Passing the ball in-between you and your team-mate or dribble in-between the cones and shoot on net, or dribble from point A to point B while keeping your head up. I assume this sounds familiar. It has been the bread and butter the last 20 years in North America. With some coaches doing better variations of these drills. And yes, that is what these are….. drills. Remember, the number one reason why student-athletes join sport is to have fun and enjoy the sport, yet we typically drill the athlete to death all week and expect them to solve complex situational problems on Saturday or Sunday. You have to ask yourself? Is this fun? Does this prepare the athlete for Saturday’s game? Does this have the main principles of play, where the athlete can learn from? As you probably know, cones don’t have legs and don’t have the ability to grow them. If we are being blunt, dribbling through cones is boring, I challenge you as a parent to dribble through cones for 20 minutes and see how excited you get during and after the drill. Perhaps, you’re asking yourself how is the athlete going to get better technically. Since cones don’t move, don’t tackle, don’t add pressure, don’t provide a variety of lines, angles, space, distance, and timing… well the player isn’t getting much better, especially in the capacity of the decision making department. However… is there a better way to BLEND the cognition, technical, tactical, communication and character in an exercises that wouldn’t feel like a drill? The answer is YES with many many variations.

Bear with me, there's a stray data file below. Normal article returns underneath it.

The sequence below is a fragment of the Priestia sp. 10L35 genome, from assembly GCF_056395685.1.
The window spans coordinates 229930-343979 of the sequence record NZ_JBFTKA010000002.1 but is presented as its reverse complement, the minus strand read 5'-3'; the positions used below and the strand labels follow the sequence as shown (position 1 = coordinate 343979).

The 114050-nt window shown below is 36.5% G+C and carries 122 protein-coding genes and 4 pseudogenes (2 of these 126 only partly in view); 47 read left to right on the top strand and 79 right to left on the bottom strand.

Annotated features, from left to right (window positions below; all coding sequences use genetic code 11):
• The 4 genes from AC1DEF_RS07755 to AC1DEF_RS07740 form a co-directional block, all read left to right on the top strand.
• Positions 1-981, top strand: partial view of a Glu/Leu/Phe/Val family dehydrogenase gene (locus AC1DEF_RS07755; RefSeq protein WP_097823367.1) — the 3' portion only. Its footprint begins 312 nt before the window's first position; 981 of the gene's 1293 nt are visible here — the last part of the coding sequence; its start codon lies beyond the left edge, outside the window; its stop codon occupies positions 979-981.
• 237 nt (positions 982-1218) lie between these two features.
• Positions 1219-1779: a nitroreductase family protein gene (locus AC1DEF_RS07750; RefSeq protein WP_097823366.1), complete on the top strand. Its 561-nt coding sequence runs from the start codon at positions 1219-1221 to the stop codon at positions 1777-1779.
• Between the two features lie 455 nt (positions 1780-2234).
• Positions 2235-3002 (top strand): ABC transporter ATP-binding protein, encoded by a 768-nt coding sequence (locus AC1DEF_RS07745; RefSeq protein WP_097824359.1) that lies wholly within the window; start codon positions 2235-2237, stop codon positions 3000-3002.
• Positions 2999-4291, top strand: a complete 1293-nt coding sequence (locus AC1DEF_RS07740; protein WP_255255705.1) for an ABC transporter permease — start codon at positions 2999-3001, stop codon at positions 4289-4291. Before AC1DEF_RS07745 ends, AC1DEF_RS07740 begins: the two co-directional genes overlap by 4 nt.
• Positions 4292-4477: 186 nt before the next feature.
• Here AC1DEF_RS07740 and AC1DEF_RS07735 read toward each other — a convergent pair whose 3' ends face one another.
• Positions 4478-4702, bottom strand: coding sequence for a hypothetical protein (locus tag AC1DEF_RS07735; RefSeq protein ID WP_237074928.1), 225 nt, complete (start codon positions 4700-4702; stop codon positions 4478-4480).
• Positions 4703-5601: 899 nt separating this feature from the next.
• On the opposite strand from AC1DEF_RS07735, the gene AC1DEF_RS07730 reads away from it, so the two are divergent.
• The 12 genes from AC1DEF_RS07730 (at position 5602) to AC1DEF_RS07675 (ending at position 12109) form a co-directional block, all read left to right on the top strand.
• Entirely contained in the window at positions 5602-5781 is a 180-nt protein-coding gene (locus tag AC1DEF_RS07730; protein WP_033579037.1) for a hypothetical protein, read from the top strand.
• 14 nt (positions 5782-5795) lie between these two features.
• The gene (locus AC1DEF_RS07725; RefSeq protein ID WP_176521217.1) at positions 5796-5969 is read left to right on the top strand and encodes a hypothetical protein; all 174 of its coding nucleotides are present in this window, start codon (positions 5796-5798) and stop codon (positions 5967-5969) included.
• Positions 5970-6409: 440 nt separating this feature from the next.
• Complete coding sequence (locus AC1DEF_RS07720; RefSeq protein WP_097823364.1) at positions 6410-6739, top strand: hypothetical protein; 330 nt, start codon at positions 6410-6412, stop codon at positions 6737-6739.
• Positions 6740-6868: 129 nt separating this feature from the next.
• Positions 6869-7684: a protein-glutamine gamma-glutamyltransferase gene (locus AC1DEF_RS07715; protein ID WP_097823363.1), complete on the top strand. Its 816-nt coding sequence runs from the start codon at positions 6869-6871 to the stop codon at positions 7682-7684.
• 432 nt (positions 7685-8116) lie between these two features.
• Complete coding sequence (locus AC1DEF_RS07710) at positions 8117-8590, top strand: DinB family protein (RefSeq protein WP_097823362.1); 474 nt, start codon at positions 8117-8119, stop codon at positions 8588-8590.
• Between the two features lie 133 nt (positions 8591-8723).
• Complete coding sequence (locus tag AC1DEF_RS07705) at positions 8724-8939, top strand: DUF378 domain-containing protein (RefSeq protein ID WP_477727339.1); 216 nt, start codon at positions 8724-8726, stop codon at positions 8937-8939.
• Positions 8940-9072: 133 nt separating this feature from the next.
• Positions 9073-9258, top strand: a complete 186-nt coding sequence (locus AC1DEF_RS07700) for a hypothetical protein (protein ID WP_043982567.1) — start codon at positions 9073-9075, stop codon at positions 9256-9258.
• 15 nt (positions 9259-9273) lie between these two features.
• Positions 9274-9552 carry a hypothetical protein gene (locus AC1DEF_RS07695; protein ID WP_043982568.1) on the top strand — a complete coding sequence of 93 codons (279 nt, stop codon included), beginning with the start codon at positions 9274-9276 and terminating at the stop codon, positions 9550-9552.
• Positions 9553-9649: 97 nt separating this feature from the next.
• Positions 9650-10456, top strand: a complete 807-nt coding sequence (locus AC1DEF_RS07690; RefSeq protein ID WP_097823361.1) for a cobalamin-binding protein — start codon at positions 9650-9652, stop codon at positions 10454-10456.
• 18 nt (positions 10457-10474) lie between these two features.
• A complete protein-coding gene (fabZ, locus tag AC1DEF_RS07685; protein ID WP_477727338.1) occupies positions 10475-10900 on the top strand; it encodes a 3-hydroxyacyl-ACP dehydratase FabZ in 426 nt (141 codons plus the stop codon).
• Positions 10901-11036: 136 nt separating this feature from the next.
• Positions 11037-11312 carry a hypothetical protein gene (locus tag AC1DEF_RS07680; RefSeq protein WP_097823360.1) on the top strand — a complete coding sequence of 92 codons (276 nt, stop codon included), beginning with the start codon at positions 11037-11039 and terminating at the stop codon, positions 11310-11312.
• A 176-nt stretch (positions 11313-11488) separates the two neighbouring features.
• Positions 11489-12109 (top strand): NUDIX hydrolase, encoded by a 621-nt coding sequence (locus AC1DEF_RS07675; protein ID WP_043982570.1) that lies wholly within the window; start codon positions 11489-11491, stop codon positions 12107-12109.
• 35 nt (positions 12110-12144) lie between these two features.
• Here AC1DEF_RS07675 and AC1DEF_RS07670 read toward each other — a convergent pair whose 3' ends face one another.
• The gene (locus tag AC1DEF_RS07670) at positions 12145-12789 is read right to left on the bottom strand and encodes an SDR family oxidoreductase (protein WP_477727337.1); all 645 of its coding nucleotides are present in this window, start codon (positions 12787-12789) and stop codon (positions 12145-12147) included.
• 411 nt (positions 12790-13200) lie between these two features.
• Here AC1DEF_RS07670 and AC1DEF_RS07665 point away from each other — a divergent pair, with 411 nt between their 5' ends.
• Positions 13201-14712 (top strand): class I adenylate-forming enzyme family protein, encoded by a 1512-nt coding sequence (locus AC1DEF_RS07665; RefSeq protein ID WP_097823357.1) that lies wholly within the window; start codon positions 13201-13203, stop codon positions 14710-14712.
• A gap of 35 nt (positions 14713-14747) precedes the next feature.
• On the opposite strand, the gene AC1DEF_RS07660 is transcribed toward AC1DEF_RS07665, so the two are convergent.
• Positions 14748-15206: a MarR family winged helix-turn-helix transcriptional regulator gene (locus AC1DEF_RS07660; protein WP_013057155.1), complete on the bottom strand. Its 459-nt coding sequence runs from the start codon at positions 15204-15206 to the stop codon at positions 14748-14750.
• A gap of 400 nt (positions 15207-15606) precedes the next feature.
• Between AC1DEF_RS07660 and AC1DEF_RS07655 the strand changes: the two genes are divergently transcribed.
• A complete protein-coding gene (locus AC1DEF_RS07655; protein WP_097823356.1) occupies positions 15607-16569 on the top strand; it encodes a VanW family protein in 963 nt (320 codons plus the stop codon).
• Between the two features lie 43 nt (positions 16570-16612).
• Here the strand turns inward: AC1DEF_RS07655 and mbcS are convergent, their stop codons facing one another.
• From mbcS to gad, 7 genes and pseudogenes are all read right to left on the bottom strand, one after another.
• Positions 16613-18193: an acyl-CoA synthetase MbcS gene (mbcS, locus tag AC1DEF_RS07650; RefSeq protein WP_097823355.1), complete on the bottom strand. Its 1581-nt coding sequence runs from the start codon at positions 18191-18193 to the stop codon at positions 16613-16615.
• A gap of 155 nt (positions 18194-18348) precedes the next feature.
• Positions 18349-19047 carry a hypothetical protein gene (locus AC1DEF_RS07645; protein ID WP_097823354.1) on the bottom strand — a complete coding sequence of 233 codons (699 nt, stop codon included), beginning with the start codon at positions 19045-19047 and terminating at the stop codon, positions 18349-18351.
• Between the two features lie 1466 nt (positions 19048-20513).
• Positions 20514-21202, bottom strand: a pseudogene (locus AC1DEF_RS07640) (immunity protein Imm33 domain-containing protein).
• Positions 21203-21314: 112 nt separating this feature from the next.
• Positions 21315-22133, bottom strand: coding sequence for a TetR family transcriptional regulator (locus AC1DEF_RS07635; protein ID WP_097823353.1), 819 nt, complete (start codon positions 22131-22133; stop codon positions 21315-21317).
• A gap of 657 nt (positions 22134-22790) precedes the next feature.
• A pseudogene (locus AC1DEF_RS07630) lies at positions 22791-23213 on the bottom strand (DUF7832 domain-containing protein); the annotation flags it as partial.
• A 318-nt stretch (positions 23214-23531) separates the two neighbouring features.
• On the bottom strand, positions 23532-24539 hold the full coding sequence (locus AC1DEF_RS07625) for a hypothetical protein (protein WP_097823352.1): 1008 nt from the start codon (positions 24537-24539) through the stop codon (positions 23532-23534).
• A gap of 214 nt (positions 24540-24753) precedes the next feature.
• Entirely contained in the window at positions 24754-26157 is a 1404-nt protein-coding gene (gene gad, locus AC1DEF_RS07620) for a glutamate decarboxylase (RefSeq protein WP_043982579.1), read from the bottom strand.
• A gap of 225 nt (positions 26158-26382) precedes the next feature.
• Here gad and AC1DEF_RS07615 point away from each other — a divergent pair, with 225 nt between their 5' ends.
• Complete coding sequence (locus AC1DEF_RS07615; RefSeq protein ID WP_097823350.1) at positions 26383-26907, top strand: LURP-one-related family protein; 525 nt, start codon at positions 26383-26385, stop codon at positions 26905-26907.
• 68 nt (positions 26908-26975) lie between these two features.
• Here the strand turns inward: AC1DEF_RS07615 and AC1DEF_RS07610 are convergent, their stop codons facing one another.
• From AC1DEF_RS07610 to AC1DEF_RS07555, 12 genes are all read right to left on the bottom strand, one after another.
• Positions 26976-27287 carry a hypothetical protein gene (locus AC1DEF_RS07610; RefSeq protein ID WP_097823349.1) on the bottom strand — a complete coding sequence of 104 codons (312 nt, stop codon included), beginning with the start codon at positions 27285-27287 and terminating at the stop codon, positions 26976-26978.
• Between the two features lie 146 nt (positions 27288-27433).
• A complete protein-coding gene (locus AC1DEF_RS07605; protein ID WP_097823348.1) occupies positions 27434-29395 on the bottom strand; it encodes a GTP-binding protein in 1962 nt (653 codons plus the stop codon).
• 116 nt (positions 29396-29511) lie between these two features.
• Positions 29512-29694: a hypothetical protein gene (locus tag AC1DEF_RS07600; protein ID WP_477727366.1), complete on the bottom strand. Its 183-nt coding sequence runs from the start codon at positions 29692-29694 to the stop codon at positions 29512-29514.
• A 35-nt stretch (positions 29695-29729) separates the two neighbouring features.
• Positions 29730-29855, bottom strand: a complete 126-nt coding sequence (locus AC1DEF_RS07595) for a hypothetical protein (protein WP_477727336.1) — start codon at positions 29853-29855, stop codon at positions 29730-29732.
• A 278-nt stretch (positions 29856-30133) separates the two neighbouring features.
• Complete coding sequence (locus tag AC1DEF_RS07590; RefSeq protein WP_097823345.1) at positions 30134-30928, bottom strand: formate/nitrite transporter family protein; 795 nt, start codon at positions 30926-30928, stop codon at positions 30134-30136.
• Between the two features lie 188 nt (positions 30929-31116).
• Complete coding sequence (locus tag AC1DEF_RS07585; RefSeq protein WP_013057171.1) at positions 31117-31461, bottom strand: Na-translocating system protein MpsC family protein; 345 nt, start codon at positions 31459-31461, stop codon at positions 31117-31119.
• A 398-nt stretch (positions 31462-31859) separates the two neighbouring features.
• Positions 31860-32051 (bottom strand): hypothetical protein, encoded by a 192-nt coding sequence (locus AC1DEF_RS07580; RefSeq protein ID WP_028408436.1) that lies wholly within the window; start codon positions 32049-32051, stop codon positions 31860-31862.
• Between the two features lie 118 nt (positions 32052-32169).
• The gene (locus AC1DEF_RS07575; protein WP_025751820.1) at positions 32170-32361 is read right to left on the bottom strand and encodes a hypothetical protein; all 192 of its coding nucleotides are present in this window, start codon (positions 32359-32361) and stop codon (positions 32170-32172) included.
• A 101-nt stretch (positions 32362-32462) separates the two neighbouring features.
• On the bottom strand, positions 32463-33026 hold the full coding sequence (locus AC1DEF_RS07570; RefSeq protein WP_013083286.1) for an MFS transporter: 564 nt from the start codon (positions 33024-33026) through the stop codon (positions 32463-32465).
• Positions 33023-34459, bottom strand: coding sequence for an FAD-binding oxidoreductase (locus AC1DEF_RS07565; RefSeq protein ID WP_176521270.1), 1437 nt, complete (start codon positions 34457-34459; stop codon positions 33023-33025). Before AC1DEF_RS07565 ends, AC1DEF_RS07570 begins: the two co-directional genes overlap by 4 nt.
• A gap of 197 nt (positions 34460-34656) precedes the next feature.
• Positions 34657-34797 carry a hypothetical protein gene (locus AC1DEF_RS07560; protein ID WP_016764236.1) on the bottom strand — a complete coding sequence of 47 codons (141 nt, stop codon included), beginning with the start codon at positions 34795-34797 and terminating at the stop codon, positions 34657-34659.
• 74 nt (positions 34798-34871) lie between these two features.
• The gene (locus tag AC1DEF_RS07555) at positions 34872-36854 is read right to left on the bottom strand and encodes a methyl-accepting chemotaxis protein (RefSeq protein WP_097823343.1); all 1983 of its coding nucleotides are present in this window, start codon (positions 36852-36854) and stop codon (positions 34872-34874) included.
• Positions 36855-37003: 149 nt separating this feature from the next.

The one thing that really changes the landscape about these two situations is that one is much easier and has less preparation for the coaching staff than the other. The exercises or applications with different variations are a blessing in disguise for any volunteer or youth paid coach. The players know the application already and the coach just needs to provide coaching guidance, technical feedback and cognition cues to the players as they engage themselves in the exercises. Simple! Fun! And prepares the athlete for Saturday or Sunday’s Game! This blog is meant to poke the bear and re-think talent development not to provide a long essay or explanation of how modern day player development works from a curriculum point of view. I just want people in the local soccer community to start thinking that just maybe there is a different way of how to approach training.
If you are a Coach and need consulting or want to know more - contact Shawn Agnew @ firstname.lastname@example.org or Call / Text: 604 787 3976